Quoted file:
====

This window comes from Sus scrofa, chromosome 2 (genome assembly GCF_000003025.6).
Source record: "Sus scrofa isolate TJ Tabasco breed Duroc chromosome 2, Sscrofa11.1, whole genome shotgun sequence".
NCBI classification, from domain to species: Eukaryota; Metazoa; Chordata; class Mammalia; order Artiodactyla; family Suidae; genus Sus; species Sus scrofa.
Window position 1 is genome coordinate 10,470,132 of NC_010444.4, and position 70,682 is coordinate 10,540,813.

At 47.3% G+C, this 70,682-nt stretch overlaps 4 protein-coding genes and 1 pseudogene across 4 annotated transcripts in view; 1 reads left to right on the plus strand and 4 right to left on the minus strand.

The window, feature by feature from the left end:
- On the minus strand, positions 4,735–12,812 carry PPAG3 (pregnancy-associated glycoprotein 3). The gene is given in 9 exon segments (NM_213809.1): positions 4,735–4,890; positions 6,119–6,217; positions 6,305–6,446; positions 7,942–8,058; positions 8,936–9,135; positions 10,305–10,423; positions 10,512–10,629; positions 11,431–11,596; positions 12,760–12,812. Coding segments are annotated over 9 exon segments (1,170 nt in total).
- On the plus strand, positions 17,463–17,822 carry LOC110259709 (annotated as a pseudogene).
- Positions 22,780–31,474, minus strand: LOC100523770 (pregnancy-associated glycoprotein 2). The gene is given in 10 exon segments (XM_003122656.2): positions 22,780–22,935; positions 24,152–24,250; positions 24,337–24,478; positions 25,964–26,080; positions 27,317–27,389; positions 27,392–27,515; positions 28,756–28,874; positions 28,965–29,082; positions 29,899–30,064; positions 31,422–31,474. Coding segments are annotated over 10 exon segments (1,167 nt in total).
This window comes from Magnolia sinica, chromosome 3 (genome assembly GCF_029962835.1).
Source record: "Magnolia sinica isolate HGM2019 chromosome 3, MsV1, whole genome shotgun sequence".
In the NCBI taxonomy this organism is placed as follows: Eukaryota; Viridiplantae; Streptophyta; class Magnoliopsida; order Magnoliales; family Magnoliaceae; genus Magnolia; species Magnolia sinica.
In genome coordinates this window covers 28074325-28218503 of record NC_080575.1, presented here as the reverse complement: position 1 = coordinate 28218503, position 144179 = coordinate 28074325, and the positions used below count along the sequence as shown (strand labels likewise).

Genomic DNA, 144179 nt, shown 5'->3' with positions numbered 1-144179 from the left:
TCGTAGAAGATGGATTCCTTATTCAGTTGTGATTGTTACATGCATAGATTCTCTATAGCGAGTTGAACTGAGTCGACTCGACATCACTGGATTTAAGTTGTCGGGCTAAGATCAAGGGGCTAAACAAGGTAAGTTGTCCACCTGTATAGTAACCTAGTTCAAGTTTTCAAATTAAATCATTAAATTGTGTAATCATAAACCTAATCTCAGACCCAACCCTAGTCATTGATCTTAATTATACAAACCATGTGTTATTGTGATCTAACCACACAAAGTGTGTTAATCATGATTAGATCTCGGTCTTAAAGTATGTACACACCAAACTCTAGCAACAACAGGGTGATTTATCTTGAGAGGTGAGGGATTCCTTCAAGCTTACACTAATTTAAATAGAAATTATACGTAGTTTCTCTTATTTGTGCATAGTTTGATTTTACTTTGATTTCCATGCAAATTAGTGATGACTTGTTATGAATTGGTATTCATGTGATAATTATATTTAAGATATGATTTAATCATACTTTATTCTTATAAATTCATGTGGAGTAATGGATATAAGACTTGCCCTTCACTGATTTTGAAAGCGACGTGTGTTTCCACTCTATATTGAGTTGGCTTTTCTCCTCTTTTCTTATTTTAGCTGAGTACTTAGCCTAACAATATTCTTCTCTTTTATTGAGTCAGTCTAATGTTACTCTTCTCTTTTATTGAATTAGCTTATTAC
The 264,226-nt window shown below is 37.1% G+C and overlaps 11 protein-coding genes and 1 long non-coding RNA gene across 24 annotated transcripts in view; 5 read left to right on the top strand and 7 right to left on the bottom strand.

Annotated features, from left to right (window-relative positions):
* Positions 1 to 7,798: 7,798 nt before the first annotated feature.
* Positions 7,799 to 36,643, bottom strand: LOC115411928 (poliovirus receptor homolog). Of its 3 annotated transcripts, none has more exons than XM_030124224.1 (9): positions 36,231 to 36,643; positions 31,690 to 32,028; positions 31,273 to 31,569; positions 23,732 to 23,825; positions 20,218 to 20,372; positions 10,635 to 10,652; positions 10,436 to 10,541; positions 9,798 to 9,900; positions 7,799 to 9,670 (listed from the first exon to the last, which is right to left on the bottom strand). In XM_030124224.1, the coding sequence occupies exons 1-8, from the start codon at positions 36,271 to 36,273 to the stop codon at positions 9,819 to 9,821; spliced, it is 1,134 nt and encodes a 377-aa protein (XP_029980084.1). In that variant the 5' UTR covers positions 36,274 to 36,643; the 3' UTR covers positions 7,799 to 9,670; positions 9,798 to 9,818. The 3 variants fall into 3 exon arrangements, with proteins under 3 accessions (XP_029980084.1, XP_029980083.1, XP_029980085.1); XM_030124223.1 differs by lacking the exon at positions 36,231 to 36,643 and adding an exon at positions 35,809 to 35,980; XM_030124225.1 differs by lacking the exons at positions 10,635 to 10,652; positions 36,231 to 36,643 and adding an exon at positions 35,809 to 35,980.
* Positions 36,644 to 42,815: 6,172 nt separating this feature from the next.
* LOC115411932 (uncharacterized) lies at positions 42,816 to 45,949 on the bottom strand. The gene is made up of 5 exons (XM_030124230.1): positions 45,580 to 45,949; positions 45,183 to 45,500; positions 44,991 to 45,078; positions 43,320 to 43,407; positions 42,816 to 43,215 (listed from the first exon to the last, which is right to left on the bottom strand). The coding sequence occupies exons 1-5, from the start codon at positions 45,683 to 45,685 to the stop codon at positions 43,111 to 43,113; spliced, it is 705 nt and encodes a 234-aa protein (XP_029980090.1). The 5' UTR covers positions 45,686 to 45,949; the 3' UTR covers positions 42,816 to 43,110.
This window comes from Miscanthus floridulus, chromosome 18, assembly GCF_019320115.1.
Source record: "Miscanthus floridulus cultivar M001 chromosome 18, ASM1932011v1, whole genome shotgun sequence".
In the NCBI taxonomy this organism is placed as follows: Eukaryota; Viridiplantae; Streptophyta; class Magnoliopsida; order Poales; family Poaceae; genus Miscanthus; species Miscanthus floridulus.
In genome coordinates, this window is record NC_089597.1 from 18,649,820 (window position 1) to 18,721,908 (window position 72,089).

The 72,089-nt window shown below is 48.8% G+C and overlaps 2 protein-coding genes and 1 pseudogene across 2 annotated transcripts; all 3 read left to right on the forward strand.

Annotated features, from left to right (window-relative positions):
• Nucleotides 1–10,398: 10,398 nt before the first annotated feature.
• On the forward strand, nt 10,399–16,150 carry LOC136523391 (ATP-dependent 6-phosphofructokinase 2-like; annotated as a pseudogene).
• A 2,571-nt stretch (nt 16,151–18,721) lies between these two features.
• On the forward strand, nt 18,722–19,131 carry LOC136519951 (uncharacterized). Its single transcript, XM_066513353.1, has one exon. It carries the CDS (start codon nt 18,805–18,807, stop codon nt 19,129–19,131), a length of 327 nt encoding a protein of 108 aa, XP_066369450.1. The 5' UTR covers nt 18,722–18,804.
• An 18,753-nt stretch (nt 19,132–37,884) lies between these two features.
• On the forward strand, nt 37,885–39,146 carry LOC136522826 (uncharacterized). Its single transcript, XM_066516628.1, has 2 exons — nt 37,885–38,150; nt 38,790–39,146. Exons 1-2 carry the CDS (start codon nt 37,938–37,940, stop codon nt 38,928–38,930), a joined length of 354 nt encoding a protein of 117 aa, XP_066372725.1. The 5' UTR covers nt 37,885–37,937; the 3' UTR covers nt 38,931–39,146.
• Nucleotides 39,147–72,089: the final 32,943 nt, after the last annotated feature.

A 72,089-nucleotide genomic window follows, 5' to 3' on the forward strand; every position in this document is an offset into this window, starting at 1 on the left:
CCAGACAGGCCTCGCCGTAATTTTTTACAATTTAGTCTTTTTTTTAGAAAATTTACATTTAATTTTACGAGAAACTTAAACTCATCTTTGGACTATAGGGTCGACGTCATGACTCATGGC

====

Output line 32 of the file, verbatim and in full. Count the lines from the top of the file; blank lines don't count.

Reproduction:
• An 18,753-nt stretch (nt 19,132–37,884) lies between these two features.